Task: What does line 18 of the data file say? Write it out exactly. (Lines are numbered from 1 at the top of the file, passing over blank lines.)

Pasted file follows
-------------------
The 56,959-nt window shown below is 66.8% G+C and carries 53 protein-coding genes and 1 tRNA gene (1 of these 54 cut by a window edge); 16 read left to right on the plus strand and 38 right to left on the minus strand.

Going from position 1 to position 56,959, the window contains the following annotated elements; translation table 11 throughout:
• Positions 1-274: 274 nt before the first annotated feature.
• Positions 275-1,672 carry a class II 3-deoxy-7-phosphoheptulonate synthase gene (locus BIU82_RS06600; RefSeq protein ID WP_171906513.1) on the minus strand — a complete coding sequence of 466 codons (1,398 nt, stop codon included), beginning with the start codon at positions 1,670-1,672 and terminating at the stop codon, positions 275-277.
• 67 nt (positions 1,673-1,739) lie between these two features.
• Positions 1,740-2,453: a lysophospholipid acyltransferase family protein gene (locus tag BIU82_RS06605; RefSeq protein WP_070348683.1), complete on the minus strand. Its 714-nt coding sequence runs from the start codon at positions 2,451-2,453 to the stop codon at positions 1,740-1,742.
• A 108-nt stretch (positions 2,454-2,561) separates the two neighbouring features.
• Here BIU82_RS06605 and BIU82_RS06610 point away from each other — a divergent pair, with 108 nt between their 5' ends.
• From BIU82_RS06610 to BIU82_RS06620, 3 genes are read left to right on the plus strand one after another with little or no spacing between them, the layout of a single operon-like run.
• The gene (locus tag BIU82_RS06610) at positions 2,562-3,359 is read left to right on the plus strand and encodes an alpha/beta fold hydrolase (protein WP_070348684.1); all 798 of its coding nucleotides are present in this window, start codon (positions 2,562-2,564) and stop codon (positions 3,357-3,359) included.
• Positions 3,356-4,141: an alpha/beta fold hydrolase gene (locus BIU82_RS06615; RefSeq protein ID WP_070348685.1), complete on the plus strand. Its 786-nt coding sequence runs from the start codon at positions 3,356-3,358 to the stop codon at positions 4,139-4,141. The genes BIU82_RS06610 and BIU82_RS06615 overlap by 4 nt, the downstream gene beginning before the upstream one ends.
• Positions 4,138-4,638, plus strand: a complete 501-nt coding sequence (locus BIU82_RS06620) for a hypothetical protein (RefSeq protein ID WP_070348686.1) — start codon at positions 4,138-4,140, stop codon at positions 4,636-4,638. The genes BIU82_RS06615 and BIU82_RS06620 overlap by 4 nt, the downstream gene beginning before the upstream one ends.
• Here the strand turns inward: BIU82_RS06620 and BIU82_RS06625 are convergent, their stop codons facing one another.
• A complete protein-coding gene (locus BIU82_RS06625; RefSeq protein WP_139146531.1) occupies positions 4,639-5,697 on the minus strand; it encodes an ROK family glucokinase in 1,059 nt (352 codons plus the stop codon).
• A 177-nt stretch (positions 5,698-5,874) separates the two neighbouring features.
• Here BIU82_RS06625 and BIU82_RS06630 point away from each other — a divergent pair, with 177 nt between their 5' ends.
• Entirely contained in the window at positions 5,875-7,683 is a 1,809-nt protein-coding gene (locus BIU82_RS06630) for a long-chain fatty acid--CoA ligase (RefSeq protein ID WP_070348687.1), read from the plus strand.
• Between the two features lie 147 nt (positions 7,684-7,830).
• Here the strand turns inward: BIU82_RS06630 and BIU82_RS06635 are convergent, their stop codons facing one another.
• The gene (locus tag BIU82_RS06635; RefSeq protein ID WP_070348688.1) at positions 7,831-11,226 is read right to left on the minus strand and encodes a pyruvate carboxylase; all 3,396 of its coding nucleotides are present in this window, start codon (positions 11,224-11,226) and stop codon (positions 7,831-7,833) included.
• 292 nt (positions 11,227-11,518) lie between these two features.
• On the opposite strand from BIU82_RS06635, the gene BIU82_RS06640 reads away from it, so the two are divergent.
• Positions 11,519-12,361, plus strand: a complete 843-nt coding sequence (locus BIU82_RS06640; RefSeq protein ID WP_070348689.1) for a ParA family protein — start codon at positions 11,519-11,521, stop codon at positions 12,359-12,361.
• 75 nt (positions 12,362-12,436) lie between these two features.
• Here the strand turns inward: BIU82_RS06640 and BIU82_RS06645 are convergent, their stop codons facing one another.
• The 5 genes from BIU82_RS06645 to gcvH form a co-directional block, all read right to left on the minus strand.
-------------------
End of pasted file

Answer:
• Between the two features lie 147 nt (positions 7,684-7,830).